The other attraction is the introduction of some novel 'musical' innovations, that I guess have never before graced a metal album. In addition to the exploding television tubes ('to represent the distorting media') we have one verse done in the type of text-to-speech software usually associated with Dr Stephen Hawkins (It does actually work!) Another nice innovation is the use of Irish tap dancing as a Riverdance-style percussive tool.
The occasional death vocals and the use of movie samples are a bit overdone and with so much attention to detail elsewhere, it does seem strange that they've made do with 'digital percussion' (otherwise known as a drum machine!) Another thing missing, is a picture of the band. Apparently they 'do not support (their) use or any other means of vain attempt to elevate ourselves above the music'. Pretentious? Maybe. Worth an album deal? Certainly!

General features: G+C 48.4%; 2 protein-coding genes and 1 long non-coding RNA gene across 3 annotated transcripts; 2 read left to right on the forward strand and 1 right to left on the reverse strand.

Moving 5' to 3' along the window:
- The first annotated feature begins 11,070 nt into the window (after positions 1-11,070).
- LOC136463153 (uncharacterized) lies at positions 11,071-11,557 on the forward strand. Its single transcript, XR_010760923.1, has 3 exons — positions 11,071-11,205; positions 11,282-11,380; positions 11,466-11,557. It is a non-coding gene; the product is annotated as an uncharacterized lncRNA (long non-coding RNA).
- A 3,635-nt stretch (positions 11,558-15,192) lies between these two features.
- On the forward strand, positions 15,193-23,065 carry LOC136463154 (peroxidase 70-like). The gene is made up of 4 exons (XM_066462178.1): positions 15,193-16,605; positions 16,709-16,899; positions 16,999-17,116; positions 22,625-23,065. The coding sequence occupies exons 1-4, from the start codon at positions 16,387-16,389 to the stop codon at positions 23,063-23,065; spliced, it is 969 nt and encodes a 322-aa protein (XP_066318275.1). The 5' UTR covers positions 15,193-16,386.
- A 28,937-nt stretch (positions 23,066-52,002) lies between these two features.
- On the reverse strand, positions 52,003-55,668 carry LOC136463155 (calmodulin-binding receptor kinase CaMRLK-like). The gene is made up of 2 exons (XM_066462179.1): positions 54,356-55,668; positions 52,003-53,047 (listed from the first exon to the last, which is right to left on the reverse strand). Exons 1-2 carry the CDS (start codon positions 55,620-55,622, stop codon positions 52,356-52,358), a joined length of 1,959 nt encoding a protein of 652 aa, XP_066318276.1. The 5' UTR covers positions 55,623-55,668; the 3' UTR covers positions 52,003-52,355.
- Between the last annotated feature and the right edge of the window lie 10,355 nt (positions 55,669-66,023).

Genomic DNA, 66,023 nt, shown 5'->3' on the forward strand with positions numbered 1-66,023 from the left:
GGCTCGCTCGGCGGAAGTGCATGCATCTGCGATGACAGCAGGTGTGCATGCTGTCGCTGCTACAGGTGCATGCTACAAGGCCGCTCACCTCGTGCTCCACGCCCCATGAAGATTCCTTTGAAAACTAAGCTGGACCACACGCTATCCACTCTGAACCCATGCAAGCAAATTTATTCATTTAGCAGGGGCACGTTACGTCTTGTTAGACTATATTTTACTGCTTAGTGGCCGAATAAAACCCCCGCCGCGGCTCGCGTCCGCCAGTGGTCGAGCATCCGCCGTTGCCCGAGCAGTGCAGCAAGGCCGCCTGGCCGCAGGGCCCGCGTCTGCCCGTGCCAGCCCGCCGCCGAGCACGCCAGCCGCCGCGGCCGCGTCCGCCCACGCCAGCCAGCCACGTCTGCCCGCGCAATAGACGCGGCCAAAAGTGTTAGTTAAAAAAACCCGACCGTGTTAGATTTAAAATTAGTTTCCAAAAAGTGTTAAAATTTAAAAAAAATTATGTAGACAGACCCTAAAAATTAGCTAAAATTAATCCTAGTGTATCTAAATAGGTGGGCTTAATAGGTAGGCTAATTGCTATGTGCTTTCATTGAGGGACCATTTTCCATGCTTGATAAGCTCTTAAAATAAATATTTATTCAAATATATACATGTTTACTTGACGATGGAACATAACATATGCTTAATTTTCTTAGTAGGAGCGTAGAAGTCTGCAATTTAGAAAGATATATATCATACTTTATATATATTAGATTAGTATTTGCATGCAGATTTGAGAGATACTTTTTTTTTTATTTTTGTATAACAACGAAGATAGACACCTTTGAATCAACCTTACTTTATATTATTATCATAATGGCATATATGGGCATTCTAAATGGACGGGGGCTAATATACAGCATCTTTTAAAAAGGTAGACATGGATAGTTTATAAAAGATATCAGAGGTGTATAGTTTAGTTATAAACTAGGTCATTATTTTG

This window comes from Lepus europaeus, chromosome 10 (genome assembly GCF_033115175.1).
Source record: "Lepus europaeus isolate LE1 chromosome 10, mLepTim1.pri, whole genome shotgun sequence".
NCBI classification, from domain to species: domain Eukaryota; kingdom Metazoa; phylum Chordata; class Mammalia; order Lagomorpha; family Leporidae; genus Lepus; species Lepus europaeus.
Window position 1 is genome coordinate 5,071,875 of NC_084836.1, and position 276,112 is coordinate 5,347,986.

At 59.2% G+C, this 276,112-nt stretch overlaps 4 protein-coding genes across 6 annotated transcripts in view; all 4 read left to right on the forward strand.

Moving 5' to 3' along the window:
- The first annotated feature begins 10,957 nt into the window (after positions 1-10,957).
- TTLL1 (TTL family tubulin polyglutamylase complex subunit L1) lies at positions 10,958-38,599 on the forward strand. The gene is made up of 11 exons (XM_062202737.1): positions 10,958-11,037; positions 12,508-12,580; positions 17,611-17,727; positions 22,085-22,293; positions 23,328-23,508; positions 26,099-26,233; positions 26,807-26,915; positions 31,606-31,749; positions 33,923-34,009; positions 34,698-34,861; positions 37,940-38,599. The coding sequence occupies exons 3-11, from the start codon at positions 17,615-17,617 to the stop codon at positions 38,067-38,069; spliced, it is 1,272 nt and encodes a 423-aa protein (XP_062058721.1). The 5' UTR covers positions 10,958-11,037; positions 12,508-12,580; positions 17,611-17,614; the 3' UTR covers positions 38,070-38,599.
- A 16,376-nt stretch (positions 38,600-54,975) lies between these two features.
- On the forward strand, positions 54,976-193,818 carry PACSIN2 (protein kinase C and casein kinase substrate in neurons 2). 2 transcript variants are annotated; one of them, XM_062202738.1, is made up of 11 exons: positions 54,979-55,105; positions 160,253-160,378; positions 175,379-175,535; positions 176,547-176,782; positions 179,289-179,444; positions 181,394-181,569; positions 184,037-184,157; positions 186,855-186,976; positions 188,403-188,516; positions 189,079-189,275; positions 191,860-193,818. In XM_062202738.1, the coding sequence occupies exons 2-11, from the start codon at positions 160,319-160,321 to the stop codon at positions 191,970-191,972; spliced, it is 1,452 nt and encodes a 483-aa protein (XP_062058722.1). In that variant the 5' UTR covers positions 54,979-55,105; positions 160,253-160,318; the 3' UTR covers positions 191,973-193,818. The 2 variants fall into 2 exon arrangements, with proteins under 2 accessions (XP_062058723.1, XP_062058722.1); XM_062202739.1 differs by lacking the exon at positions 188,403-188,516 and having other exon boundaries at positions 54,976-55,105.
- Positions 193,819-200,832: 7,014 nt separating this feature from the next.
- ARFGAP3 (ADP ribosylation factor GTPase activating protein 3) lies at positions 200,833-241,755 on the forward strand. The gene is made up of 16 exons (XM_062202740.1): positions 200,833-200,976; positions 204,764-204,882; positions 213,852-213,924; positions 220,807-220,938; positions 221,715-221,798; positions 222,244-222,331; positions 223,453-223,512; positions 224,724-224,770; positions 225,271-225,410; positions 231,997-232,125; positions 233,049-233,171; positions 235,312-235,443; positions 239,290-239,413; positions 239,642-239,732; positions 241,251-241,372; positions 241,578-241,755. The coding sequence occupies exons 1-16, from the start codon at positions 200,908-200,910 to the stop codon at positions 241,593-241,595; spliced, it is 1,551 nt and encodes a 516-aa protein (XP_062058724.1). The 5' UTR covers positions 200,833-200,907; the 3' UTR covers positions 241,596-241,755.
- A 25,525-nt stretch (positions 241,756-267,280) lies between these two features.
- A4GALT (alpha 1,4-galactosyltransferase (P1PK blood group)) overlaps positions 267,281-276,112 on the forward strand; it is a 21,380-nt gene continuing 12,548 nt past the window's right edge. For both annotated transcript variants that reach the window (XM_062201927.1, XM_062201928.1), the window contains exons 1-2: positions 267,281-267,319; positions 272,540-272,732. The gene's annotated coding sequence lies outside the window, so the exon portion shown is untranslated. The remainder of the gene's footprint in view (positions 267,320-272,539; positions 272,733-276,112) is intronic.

FOOTNOTE: This demo is actually a bit dated now and information on the band's website sheds little light on their current plans/hopes. This demo also seems to go under the title 'Chiaroscuro' but is freely available from Mp3.com so well worth checking out.
Conclusion: 7.5 out of 10